It’s November 9, and we can rest a little now, knowing that the craziest election in history has ended. My husband said it best a few weeks back when he commented that an entire history book or college course could be dedicated to this election alone. Trump won, and the Republicans pretty much swept the map in all areas. No doubt, many people decided to go pro-Tump simply because they were anti-Hilary.
Megyn Kelly commented that there might have been “shy Trump supporters” after all. I guess I would fall into this category. Not that I am by no means shy, but rather that I was unenthusiastic about our candidate. If I had my way, Ben Carson would be king of the free world right now, and all would be right with a strong, humble surgeon appointed God’s messenger to America. But that’s not the case.
Like many people I know, I went to the polls not to necessarily elect Trump but rather to block Hilary. And just like my dear old Crimson Tide, it appears that we shy Trump supporters play pretty good defense. So now the big question is not if Trump will be president but how will he be president. Will the Democratic Party mellow out and embrace the turnover? Better yet, will minorities take a liking to the rich, white man who’s the new leader?
I’ve thought about this a lot, especially from the perspective of an educated, attractive young woman. Someone who has also had men say inappropriate things to her over her lifetime. Sadly, we live in a perverted society where people say and do inappropriate things. I’ve heard it all, from men in the workplace making off-color comments, to being whistled at as I jogged on a college campus, to a dirty high school coach trying to score with another cheerleader. Fortunately, I’ve never been in a situation where I didn’t have control. My heart goes out to all the women who have been assaulted and faced worse fates than talk and teasing.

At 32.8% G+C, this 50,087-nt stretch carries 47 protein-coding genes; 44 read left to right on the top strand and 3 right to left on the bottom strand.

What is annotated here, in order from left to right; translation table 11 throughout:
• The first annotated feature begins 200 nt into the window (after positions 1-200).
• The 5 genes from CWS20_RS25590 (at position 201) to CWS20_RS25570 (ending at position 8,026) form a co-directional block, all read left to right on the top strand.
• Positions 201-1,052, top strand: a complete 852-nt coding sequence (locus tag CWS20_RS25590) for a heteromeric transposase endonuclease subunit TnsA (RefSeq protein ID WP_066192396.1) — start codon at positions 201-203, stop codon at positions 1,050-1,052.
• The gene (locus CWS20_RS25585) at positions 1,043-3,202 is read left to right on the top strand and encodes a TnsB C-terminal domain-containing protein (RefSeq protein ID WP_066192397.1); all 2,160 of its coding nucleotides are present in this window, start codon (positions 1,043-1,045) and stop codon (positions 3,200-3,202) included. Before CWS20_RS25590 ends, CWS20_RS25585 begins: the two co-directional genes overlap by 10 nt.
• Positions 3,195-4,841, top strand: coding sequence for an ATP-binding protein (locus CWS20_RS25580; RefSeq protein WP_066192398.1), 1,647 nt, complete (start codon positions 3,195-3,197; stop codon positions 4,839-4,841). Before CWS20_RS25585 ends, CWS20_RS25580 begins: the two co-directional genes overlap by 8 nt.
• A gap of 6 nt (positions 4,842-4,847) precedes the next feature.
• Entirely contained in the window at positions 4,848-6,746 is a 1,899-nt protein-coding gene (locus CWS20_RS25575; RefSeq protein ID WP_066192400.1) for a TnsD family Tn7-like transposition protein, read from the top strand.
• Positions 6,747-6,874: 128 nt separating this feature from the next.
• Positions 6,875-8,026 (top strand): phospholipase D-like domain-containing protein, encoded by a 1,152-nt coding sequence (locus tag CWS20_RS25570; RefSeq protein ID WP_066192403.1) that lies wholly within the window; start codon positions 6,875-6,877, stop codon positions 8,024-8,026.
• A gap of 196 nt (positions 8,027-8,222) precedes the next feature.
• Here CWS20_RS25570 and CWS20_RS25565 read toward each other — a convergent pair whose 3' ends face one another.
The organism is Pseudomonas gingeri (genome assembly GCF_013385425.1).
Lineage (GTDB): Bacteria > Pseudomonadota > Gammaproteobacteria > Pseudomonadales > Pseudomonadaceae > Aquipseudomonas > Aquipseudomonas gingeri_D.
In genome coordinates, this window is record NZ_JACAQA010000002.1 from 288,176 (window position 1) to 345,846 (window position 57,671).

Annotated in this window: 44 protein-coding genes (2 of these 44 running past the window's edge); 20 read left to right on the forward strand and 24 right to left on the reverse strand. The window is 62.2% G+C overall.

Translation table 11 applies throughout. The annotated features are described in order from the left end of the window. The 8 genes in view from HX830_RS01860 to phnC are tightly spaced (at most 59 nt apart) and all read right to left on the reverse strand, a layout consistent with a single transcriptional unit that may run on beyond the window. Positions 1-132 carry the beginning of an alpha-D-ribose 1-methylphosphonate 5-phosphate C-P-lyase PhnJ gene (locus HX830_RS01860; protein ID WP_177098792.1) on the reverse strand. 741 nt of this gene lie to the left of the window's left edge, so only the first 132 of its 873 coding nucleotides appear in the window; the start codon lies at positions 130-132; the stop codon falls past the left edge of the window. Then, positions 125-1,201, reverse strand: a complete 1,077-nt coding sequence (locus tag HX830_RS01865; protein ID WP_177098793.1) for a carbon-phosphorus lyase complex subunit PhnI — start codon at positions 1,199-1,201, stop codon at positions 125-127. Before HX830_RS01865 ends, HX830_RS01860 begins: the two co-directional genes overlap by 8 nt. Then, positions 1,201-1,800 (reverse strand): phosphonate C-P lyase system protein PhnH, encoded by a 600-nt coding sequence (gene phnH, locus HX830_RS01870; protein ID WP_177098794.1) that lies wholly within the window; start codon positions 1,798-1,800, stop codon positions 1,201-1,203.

Then the Donald Trump video came out. My husband told me about it before I saw it. “Is it bad enough that you would vote for Hilary instead?” He laughed and said “no.” After I watched it, I felt the same way. Hilary probably has her own insecurities in this area since her husband chose to make passes at other women outside of their marriage. I hate that for her too, but it’s not enough to make me vote for someone who publicly funds abortion and wants to continue Obama Care.
“Yahweh is for me; I do not fear. What can mere humans do to me?” Psalm 118:6 (LEB).
So now, what about the minorities? We all know I’m an educated young white woman who doesn’t look half bad. (Though you wouldn’t know the latter if you just randomly run into me at the gym or grocery store.) But I also think I should classify as a minority. Face it, our world is changing, and there’s a lot that sets me apart from the norm in today’s world.
- I publicly profess to be a Christian.
- I am an active member of a local church.
- I tithe . . . and pay taxes.
- I have been married only once, and to the same man for a decade.
- I resist my urge to shop for shoes at Target.
- I have never been confused about which restroom to enter. (And if you ever see me set foot in a men’s restroom it’s because I’m chasing after my 4-year-old boy, who even knows he isn’t supposed to be in the women’s.)
- I have always worked to support myself, even right out of college when I had to work two part-time jobs to pay my bills.
- I don’t have a tattoo.
- I’m not on any government handouts or support.
- I voted for a black man in primary (hint: not Obama).
So, if an educated young white woman like me who’s also a minority in today’s culture can vote for Trump, then that should tell you something. I think we will be OK after today. I feel relieved after much praying for this election, including prayers for both Trump and Hilary. But even if Hilary had won, we would still be just fine. That’s because the president sits in the Oval Office, but the King of heaven sits on the throne. “Yahweh is for me; I do not fear. What can mere humans do to me?” Psalm 118:6 (LEB).